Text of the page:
Learning and Working at the Factory

Robots make the cars at Toyota’s Kentucky manufacturing plant, but human technicians are needed to maintain and fix the robots. Unable to find enough skilled workers, Toyota has partnered withBluegrass Community and Technical College to train advanced manufacturing technicians, reports American RadioWorks.

Toyota and other Kentucky-based manufacturers sponsor the Advanced Manufacturing Technician (AMT) program. Students work part-time on the factory floor, earn an associate degree and qualify for jobs that start at close to $65,000 a year. With overtime, AMT graduates can earn $80,000 a year.

“We can’t just go out and throw up some ads and hire some skilled people. They’re not out there,” says Dennis Dio Parker, an assistant manager at Toyota who helped create the AMT Program.

Parker says high schools and colleges in the U.S. are failing to turn out graduates with the mix of technical expertise, problem-solving ability and communication skills that companies like Toyota need.

The Manufacturing Institute estimated that as many as 600,000 skilled manufacturing jobs were going unfilled because of a lack of qualified workers. In a 2011 survey, 74 percent of manufacturing executives said the lack of skilled workers is impeding expansion and productivity improvements.

Students in the AMT Program learn to program a robot at the Advanced Manufacturing Center in Georgetown, Kentucky. (Photo: Emily Hanford)

Students in the AMT Program learn to program a robot at the Advanced Manufacturing Center in Georgetown, Kentucky. (Photo: Emily Hanford)

Fifteen companies in the Kentucky Federation for Advanced Manufacturing Education, also known as KY FAME, offer part-time jobs to AMT trainees. Each spring, the companies “hold what amounts to a sports team draft, with companies ranking their top picks and taking turns to select the applicants they want,” writes Hanford.

Many young people don’t realize that manufacturing is a good career, says Terry McMichael, a supervisor at the 3M plant in Cynthiana, Kentucky. They think of factories as “deep, dark, dungeon-type environments.” Not any more. The robots work best when it’s cool and clean.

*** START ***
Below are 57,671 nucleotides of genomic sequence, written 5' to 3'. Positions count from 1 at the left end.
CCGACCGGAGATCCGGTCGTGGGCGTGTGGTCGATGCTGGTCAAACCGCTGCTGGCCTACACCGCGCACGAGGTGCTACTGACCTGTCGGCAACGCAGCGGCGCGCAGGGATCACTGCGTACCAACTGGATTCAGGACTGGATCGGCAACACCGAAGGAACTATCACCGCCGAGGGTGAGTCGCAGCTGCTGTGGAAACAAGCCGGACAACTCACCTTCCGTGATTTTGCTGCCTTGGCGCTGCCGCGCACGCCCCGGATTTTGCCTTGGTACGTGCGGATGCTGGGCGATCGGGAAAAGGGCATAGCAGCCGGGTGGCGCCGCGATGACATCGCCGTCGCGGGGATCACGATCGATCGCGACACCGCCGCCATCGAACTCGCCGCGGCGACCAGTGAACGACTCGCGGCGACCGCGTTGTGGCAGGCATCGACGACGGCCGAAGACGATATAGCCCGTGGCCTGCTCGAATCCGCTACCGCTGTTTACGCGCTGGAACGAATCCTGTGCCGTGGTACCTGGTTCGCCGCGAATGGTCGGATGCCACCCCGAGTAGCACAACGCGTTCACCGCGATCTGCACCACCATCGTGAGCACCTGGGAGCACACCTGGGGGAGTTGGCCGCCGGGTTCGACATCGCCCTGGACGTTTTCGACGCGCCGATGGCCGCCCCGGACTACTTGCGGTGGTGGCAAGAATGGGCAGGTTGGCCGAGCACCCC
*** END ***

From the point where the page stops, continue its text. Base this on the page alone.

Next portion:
AMT applicants must earn at least a 19 on ACT’s math test. Many don’t meet that standard, says Carol Crawford of Bluegrass Community and Technical College.  “They have to be able to perform academically. They can’t just come in and be good with their hands.”

Students in the AMT Program work three days a week and go to classes the other two. Their school day is eight hours, just like their work day, and there is no summer break. The program takes five semesters to complete.

In addition to taking technical classes like “Electrical Motor Controls” and “Introduction to Robots,” students in the AMT Program take general education classes like math, humanities and public speaking.

AMT students see how skills and knowledge they learn in class apply at work, says Parker. Manufacturing technicians work in teams, so they need good communications skills. They also need to read complex technical manuals.

Dalton Ballard, who is sponsored by Toyota, didn’t understand why he was required to take public speaking.  But he’s found he can use the skills at the plant. “I’m better at talking about what I’m doing there, rather than just ‘ah, that part moves and ah, that one extends a little bit.’ Now I can actually explain it.”

© 2016 Kentucky Federation for Advanced Manufacturing Education